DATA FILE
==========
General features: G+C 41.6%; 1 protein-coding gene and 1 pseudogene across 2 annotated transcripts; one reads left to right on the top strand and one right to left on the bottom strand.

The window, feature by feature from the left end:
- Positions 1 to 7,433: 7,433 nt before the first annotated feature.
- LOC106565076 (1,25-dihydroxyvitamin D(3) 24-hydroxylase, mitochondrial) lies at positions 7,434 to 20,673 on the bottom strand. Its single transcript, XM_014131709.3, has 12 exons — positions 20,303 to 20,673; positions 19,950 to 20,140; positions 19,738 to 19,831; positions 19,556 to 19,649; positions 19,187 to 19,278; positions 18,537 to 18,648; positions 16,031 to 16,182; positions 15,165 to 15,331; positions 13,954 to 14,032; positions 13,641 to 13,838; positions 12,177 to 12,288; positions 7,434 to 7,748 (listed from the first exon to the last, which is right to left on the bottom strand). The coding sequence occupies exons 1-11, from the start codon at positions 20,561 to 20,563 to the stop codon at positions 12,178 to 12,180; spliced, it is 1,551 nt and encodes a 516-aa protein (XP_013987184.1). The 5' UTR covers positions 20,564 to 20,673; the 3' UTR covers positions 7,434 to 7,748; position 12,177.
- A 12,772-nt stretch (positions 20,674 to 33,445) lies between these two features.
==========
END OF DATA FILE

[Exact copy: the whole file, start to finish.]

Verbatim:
General features: G+C 41.6%; 1 protein-coding gene and 1 pseudogene across 2 annotated transcripts; one reads left to right on the top strand and one right to left on the bottom strand.

The window, feature by feature from the left end:
- Positions 1 to 7,433: 7,433 nt before the first annotated feature.
- LOC106565076 (1,25-dihydroxyvitamin D(3) 24-hydroxylase, mitochondrial) lies at positions 7,434 to 20,673 on the bottom strand. Its single transcript, XM_014131709.3, has 12 exons — positions 20,303 to 20,673; positions 19,950 to 20,140; positions 19,738 to 19,831; positions 19,556 to 19,649; positions 19,187 to 19,278; positions 18,537 to 18,648; positions 16,031 to 16,182; positions 15,165 to 15,331; positions 13,954 to 14,032; positions 13,641 to 13,838; positions 12,177 to 12,288; positions 7,434 to 7,748 (listed from the first exon to the last, which is right to left on the bottom strand). The coding sequence occupies exons 1-11, from the start codon at positions 20,561 to 20,563 to the stop codon at positions 12,178 to 12,180; spliced, it is 1,551 nt and encodes a 516-aa protein (XP_013987184.1). The 5' UTR covers positions 20,564 to 20,673; the 3' UTR covers positions 7,434 to 7,748; position 12,177.
- A 12,772-nt stretch (positions 20,674 to 33,445) lies between these two features.